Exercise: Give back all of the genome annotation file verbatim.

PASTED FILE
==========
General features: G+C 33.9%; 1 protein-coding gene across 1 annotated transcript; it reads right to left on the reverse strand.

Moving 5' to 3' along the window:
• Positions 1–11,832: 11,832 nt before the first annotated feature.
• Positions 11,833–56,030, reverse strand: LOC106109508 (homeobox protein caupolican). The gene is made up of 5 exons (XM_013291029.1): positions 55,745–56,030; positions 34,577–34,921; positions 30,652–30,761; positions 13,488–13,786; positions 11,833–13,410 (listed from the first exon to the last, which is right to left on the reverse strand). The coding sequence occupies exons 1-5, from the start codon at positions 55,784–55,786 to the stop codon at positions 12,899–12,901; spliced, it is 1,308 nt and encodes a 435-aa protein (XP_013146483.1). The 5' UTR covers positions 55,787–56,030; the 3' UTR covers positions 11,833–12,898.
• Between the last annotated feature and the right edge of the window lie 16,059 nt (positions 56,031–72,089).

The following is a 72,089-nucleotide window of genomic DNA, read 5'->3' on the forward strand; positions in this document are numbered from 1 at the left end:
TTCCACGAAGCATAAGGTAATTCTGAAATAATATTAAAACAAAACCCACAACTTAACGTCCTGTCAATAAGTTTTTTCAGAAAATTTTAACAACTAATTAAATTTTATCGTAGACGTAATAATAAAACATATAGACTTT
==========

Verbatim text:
General features: G+C 33.9%; 1 protein-coding gene across 1 annotated transcript; it reads right to left on the reverse strand.

Moving 5' to 3' along the window:
• Positions 1–11,832: 11,832 nt before the first annotated feature.
• Positions 11,833–56,030, reverse strand: LOC106109508 (homeobox protein caupolican). The gene is made up of 5 exons (XM_013291029.1): positions 55,745–56,030; positions 34,577–34,921; positions 30,652–30,761; positions 13,488–13,786; positions 11,833–13,410 (listed from the first exon to the last, which is right to left on the reverse strand). The coding sequence occupies exons 1-5, from the start codon at positions 55,784–55,786 to the stop codon at positions 12,899–12,901; spliced, it is 1,308 nt and encodes a 435-aa protein (XP_013146483.1). The 5' UTR covers positions 55,787–56,030; the 3' UTR covers positions 11,833–12,898.
• Between the last annotated feature and the right edge of the window lie 16,059 nt (positions 56,031–72,089).

The following is a 72,089-nucleotide window of genomic DNA, read 5'->3' on the forward strand; positions in this document are numbered from 1 at the left end:
TTCCACGAAGCATAAGGTAATTCTGAAATAATATTAAAACAAAACCCACAACTTAACGTCCTGTCAATAAGTTTTTTCAGAAAATTTTAACAACTAATTAAATTTTATCGTAGACGTAATAATAAAACATATAGACTTT